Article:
But going back again to the pre-Hospital Street days when Largie lived in Binnia Street opposite old “By Golly” McCann’s, we used to spend time down by the creek, catching yabbies, swimming, pelting flat spinners on the water, and generally having a good time, always accompanied by Largie’s old black mongrel, Monty. We never got bored, unlike kids today. We always found other things to do, new territory to conquer, and made our own fun. During these times, Largie was always an innovator, suggesting we do this or that, and either leading or urging someone else to do something he wasn’t quite game enough to do himself. I can’t say I have any memory of Largie with a serious face.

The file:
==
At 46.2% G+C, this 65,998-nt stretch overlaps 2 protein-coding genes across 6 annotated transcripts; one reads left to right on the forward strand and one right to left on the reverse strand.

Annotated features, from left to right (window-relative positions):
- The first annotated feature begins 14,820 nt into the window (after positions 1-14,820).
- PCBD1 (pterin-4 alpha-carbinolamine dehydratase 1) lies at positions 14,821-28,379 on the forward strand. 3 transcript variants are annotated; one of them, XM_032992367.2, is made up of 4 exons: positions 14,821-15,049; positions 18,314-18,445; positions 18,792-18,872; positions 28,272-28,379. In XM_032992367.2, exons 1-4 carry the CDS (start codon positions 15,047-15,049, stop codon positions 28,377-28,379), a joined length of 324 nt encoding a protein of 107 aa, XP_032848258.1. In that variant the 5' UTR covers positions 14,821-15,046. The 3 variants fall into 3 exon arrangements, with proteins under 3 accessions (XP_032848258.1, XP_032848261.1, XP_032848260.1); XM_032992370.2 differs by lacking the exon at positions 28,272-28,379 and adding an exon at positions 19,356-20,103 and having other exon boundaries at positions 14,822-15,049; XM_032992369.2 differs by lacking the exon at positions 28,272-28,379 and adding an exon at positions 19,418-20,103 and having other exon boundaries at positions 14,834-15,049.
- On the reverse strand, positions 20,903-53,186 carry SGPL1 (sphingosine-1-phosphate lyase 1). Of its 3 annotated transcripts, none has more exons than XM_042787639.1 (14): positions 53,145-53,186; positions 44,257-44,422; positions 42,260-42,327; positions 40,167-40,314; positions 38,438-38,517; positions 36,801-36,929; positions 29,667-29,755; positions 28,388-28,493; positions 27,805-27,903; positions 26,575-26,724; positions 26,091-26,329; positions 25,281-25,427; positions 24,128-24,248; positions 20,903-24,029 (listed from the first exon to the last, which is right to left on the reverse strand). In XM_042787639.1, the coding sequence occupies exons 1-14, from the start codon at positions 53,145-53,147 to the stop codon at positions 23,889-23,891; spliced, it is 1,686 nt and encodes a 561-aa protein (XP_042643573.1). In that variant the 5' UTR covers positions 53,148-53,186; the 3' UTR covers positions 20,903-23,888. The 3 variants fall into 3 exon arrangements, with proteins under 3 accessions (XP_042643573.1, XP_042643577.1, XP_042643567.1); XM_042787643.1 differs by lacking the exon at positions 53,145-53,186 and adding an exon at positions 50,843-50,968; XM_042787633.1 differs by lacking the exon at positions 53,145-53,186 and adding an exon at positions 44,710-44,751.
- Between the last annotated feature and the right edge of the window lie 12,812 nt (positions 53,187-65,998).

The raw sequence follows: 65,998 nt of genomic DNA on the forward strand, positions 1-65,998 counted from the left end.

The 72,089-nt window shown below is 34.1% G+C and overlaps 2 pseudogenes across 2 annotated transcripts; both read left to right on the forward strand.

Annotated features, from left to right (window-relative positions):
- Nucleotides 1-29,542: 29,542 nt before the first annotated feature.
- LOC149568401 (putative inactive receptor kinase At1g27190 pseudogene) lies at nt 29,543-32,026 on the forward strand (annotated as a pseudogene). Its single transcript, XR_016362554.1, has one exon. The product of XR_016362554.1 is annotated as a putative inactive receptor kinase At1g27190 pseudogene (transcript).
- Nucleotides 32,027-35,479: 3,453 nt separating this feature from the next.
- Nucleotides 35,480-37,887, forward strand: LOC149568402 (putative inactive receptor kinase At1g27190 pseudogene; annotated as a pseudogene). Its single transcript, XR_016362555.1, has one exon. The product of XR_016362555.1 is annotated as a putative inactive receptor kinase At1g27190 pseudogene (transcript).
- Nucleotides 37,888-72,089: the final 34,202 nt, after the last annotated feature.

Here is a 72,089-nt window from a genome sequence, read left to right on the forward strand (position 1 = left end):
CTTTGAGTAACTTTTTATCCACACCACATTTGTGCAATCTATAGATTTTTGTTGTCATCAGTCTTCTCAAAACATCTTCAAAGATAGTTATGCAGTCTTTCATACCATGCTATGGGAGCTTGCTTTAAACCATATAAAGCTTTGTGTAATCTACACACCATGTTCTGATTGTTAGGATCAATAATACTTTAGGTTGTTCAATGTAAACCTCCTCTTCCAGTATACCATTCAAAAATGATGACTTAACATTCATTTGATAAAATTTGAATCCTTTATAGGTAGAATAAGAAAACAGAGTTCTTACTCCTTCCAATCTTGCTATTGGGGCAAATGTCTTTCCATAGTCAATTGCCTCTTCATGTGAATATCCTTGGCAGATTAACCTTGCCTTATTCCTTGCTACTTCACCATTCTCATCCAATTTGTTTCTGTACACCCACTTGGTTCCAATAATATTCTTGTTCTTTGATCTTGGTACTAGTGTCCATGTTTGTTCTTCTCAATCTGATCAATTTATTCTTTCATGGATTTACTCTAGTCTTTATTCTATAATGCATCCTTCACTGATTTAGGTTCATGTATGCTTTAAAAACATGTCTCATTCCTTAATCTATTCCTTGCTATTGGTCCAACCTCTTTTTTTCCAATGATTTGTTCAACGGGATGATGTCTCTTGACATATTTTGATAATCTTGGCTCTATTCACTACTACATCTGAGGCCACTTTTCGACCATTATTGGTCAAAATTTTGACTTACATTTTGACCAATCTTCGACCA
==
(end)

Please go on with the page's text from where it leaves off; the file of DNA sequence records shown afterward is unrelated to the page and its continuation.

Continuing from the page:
Every kid in Coolah looked forward to the weekend, Friday afternoon being the beginning, lasting until 9 am Monday. One of the best parts of the weekend was the Saturday arvo matinee at Vic North’s picture theatre. Saturday morning meant doing the “messages”, going up the street and getting the bread and the meat at Tommy Roots’ or Bill Venables Butchery, and hoping to snare a couple of extra pence change along with your two bob pocket money so you could have a bit extra to buy Jaffas to pelt at the other kids in “Peanut Alley” at the matinee. On the way home from the messages it was always the question, “Goin’ the matinee?” when you bumped into Largie, Mick, Grimmy, or Bogan, even though you knew they’d be there. On the way home after the matinee, we used to act out the serials, either The Shadow, Tom Mix, The Cisco Kid, Gene Audrey, etc, whatever was on at the time, making our way to the Park (McMaster Park). We made decisions about who was going to be the “goodies” or “baddies”, it didn’t matter which, and then discussing what was going to happen in next week’s episode.